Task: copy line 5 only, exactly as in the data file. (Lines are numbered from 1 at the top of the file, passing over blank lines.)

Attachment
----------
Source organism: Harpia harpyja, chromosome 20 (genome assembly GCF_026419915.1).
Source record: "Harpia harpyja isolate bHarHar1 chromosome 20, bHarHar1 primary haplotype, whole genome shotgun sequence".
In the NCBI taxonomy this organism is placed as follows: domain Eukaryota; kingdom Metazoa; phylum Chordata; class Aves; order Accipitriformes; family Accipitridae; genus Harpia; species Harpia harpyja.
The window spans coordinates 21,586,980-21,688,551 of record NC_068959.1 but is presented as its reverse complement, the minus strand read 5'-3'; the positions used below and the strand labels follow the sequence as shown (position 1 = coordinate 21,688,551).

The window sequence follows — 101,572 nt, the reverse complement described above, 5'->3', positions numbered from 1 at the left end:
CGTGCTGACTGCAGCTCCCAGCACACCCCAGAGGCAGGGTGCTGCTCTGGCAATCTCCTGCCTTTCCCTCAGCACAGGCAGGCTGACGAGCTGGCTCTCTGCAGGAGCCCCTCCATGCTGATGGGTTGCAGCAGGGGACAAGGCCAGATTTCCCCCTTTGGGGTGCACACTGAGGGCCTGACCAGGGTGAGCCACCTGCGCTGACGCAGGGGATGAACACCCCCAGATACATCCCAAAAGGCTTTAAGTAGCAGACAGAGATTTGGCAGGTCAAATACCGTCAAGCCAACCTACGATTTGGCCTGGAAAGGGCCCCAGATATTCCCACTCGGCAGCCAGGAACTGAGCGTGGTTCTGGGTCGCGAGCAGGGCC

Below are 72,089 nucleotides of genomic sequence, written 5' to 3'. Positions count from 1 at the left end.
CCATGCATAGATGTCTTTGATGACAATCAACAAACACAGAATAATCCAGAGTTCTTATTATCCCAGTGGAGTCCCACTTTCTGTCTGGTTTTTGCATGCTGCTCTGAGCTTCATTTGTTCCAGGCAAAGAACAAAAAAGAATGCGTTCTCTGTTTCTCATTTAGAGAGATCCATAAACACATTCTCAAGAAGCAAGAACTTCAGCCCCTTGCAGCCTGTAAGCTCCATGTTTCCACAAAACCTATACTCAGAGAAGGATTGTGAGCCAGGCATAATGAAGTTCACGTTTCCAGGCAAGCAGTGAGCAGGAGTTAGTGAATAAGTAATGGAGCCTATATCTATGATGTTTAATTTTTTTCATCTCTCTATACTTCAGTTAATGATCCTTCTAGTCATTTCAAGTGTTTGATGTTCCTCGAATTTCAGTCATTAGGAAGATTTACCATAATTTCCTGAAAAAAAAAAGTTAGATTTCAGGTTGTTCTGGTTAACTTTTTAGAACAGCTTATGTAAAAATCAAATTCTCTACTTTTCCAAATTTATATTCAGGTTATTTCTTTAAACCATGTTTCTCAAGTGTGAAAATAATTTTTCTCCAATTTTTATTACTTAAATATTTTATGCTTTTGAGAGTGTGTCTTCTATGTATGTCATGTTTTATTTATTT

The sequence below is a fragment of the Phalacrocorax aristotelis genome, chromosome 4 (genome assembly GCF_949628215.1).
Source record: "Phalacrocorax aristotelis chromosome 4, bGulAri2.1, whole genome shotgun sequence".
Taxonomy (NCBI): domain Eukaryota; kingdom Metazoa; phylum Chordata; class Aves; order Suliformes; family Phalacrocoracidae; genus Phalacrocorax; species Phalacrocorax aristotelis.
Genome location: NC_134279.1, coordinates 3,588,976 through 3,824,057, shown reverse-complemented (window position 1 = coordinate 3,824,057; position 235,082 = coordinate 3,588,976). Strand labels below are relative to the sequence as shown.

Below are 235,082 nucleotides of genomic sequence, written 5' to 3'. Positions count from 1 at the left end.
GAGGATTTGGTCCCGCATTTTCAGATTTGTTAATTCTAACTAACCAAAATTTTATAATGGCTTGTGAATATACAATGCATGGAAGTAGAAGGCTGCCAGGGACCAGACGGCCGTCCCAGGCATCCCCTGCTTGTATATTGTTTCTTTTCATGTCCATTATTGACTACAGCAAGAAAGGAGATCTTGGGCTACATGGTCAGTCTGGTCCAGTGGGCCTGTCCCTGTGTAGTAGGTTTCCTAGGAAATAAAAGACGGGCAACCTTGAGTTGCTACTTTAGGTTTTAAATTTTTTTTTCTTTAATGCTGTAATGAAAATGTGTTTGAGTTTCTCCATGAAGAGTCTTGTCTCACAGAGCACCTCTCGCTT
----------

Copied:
The window sequence follows — 101,572 nt, the reverse complement described above, 5'->3', positions numbered from 1 at the left end: